2. Apparatus as set forth in claim 1 in which said draft inducing fan portion and the driving motor means therefor are located in a casing section forming a part of said conduit.

3. Apparatus as set forth in claim 1 in which said fan is carried by said battery enclosure and serves to connect the inlet portion to said inlet conduit.

4. Apparatus as set forth in claim 1 including a discharge conduit, connected to said enclosure, said draft fan being connected to said discharge conduit and having a casing forming in effect a section of such conduit.

WALI'ER S. SAUNDERS.

Referenced by
Citing PatentFiling datePublication dateApplicantTitle
US2514056 *Oct 20, 1947Jul 4, 1950Hatfield SamuelBattery support
US4126734 *Jul 15, 1977Nov 21, 1978Gary WaltersBattery insulator apparatus
US5320190 *May 17, 1991Jun 14, 1994Audi AgArrangement for cooling the battery of a motor vehicle
US5613569 *Sep 25, 1995Mar 25, 1997Honda Giken Kogyo Kabushiki KaishaElectric motor vehicle and battery unit for electric motor vehicle
US6455186 *Mar 5, 1998Sep 24, 2002Black & Decker Inc.Battery cooling system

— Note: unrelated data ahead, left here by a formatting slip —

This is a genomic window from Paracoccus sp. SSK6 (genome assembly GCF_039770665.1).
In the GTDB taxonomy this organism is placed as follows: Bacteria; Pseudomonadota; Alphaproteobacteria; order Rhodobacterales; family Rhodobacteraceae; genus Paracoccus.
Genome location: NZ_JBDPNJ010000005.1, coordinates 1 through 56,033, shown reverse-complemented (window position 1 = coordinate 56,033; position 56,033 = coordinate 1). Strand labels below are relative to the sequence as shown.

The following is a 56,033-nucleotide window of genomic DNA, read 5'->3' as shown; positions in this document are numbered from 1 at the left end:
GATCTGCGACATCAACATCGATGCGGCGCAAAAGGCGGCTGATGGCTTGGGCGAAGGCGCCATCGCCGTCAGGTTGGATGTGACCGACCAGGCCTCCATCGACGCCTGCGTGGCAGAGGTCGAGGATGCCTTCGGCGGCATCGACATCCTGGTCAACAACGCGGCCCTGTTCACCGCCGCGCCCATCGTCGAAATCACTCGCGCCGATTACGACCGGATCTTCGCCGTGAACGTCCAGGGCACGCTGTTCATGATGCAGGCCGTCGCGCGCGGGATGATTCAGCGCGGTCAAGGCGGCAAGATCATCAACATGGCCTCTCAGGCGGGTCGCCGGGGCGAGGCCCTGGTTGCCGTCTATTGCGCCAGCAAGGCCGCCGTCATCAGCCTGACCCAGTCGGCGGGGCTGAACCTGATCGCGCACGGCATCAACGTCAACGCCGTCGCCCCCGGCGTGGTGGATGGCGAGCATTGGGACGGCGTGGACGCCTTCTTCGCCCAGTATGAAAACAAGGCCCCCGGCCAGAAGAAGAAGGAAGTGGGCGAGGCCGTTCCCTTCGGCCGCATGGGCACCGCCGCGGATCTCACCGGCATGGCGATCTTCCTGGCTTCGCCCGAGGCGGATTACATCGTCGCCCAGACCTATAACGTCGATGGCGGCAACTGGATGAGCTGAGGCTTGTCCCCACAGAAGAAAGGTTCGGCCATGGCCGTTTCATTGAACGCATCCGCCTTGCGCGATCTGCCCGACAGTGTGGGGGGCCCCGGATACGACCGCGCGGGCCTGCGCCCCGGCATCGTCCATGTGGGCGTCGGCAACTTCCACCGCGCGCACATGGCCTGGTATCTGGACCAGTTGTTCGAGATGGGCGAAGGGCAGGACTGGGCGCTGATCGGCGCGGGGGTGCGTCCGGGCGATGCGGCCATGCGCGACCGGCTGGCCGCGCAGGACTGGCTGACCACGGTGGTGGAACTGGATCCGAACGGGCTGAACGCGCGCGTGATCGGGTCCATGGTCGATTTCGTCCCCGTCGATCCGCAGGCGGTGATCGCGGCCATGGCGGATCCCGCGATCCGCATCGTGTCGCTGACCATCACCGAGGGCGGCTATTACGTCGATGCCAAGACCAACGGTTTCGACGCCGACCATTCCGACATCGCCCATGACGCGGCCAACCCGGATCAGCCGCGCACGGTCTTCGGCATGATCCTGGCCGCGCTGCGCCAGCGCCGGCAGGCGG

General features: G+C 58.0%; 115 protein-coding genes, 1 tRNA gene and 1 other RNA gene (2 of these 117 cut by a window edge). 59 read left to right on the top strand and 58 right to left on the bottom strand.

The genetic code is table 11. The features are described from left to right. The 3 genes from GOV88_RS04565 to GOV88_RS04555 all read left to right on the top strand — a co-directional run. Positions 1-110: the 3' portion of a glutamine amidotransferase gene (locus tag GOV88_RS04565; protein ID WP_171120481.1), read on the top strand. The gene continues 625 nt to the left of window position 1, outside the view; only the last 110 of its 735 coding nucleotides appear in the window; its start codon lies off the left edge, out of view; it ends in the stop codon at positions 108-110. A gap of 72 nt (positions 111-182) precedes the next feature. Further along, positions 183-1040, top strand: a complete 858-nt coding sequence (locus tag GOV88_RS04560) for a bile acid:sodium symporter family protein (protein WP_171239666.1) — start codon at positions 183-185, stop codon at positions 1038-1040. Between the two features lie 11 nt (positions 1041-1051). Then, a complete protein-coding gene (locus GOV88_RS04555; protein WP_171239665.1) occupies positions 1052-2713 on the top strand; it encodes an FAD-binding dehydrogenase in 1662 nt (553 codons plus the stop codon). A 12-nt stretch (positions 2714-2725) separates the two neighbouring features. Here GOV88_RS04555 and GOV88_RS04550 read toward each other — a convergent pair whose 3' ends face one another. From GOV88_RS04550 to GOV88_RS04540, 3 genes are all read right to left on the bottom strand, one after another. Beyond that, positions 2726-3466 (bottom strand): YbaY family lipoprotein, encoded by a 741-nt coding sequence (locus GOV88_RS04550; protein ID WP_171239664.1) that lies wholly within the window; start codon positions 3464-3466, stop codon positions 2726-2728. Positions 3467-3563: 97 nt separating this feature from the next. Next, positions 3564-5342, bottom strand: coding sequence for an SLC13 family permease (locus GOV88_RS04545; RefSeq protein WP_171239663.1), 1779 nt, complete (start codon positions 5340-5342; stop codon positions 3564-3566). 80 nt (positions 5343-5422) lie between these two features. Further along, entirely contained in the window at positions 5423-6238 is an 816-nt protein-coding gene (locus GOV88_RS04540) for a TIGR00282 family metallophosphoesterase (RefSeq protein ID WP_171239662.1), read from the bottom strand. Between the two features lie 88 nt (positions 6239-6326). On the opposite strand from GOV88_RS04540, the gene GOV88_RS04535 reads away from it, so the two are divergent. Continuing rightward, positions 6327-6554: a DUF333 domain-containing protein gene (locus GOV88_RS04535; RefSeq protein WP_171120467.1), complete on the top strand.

US6656626May 24, 2000Dec 2, 2003Porter-Cable CorporationCordless power tool battery release mechanism
US6708790 *Apr 25, 2002Mar 23, 2004Denso CorporationFront-end structure of a vehicle
US7056616 *Nov 19, 2001Jun 6, 2006Black & Decker Inc.Battery cooling system
US7252904Mar 16, 2004Aug 7, 2007Black & Decker Inc.Battery cooling system
US7326490Mar 16, 2004Feb 5, 2008Black & Decker Inc.Battery cooling system
US7429430Oct 16, 2003Sep 30, 2008Black & Decker Inc.Cordless power tool battery release mechanism
US7939193Oct 23, 2007May 10, 2011Black & Decker Inc.Battery cooling system
US8312937Aug 20, 2009Nov 20, 2012Black & Decker Inc.Battery for a power tool with a battery pack ejector
US8590651 *Nov 13, 2012Nov 26, 2013Suzuki Motor CorporationIntake system of vehicle engine installed in engine compartment
US8763735 *Apr 16, 2012Jul 1, 2014Suzuki Motor CorporationCooling system for electric vehicle and cooling method for electrical component
US20120267178 *Apr 16, 2012Oct 25, 2012Suzuki Motor CorporationCooling system for electric vehicle and cooling method for electrical component
US20130146378 *Nov 13, 2012Jun 13, 2013Suzuki Motor CorporationIntake system of vehicle engine installed in engine compartment
USRE40681May 16, 2005Mar 24, 2009Linvatec CorporationCombination rechargeable, detachable battery system and power tool
USRE40848Mar 5, 2001Jul 14, 2009Pitzen James FCombination rechargeable, detachable battery system and power tool
DE2626328A1 *Jun 11, 1976Dec 23, 1976Chrysler CorpSchaltplattengehaeuse
DE2656589A1 *Dec 14, 1976Sep 22, 1977Chrysler CorpCircuit board housing mounted on engine air intake - has concave inner face matching filter housing sidewall
Classifications
U.S. Classification180/68.5, 429/88, 429/71
International ClassificationB60R16/04
Cooperative ClassificationB60R16/04
European ClassificationB60R16/04